Providing Patients With Treatment Options Improves PTSD Outcomes

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In intent-to-treat analyses, both prolonged exposure and sertraline showed substantial benefits that were maintained during the follow-up period.
In intent-to-treat analyses, both prolonged exposure and sertraline showed substantial benefits that were maintained during the follow-up period.

HealthDay News — Giving patients with post-traumatic stress disorder (PTSD) their preferred treatment improves adherence and symptoms, according to a study published online Oct. 19 in The American Journal of Psychiatry.

Lori A. Zoellner, PhD, from the University of Washington in Seattle, and colleagues randomly assigned 200 patients with PTSD to choice of treatment or no choice. Those assigned to no choice were then randomly assigned to prolonged exposure or sertraline. Acute treatment lasted 10 weeks, and follow-up took place over 24 months.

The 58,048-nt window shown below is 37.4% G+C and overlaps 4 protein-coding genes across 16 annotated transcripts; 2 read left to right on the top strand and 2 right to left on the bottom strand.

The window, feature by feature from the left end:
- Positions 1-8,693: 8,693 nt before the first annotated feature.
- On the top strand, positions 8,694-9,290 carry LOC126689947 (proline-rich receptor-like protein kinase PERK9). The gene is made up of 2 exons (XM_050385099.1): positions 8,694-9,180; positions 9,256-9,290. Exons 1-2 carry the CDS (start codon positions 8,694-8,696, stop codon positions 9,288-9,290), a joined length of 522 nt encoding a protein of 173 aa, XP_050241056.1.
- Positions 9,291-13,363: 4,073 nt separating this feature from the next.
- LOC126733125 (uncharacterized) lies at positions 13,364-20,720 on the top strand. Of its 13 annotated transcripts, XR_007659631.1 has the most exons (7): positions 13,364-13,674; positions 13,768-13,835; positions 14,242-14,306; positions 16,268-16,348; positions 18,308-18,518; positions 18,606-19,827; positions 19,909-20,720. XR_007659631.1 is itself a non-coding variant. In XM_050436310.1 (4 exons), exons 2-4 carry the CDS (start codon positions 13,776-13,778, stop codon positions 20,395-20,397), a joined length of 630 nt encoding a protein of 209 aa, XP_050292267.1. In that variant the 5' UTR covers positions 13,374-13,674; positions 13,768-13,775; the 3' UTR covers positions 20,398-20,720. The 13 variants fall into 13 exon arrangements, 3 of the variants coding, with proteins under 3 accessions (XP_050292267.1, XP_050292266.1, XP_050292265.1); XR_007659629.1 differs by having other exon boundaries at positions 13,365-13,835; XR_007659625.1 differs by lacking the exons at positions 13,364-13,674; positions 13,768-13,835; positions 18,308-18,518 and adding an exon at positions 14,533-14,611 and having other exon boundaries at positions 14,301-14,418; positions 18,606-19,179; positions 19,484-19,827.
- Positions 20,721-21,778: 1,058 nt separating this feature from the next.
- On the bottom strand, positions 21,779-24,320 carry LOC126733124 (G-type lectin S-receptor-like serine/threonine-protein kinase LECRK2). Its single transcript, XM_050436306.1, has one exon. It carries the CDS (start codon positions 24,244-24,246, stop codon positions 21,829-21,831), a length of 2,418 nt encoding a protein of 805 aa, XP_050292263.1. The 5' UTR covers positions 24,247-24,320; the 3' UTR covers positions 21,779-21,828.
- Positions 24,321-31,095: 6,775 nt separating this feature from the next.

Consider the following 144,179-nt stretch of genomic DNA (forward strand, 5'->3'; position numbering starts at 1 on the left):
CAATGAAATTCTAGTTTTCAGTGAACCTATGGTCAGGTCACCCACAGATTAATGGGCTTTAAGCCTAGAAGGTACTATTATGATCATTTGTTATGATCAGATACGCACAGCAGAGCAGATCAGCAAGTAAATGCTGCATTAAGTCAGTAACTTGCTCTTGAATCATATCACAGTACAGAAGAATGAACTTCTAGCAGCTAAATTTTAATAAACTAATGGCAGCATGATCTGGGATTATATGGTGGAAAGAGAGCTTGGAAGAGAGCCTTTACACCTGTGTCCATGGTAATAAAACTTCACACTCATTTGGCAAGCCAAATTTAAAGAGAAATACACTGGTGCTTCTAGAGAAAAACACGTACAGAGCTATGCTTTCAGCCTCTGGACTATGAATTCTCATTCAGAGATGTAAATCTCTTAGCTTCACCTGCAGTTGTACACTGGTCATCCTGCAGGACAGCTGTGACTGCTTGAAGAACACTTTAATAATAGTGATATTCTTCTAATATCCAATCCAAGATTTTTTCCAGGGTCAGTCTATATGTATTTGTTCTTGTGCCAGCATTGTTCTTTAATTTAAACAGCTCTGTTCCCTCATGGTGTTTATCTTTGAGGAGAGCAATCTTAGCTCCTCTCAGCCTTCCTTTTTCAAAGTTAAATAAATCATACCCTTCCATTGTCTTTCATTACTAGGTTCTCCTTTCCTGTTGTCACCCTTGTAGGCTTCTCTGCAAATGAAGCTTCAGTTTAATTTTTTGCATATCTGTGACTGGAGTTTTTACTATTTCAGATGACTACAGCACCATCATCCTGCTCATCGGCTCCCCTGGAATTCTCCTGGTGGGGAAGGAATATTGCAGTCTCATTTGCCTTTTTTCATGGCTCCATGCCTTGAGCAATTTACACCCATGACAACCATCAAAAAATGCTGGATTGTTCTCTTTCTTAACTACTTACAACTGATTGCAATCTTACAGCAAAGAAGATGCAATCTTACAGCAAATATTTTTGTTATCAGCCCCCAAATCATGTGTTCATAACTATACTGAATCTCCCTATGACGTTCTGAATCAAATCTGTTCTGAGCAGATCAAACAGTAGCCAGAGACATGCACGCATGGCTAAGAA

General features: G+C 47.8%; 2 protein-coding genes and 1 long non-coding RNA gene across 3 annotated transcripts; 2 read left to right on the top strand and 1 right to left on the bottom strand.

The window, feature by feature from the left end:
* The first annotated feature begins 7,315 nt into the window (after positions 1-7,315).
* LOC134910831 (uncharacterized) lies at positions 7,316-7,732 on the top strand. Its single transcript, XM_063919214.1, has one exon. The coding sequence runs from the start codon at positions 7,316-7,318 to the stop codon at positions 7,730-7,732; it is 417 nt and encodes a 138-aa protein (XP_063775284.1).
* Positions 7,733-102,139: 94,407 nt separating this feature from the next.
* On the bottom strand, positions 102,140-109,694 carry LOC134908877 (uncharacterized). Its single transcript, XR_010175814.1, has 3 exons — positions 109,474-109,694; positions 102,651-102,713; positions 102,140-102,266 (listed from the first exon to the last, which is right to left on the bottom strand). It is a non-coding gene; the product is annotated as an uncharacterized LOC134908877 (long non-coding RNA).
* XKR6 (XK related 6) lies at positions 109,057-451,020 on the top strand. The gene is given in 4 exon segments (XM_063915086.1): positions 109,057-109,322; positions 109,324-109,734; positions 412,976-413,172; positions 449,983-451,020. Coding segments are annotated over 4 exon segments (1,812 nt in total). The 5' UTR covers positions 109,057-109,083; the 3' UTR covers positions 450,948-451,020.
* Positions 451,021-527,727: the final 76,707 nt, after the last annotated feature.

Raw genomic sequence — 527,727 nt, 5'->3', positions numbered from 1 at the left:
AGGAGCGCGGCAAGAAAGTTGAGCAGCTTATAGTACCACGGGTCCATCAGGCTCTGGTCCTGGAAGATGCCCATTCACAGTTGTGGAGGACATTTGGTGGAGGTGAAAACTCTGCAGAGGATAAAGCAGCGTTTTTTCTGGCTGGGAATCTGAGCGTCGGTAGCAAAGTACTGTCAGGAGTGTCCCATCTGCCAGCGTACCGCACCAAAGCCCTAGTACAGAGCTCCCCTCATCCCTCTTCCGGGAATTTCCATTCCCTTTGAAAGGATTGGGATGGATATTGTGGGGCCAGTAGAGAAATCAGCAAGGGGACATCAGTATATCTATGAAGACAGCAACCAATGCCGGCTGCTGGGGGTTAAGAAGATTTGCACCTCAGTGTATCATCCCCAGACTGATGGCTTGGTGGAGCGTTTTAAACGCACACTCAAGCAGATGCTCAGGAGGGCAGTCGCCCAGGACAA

The researchers found that patients preferred prolonged exposure over sertraline (number needed to benefit [NNTB], 4.5). In intent-to-treat analyses, both prolonged exposure and sertraline showed substantial benefits that were maintained during the follow-up period. There was no differential effect on interviewer-rated PTSD severity, but there was a significant benefit of prolonged exposure over sertraline on interview-rated loss of PTSD diagnosis (NNTB, 7); responder status (NNTB, 5.7); and self-reported PTSD, depression, and anxiety symptoms and functioning (effect sizes, 0.35 to 0.44). Participants receiving their preferred treatment were more likely to be adherent; lose their PTSD diagnosis (NNTB, 3.4); achieve responder status (NNTB, 3.4); and have lower self-reported PTSD, depression, and anxiety symptoms (effect sizes, 0.4 to 0.72).

"To better personalize PTSD care, we must understand the impact of preferences on empirically supported interventions," the authors write.

Pfizer supplied the study medication, and one author disclosed ties to Valent Medical Solutions.

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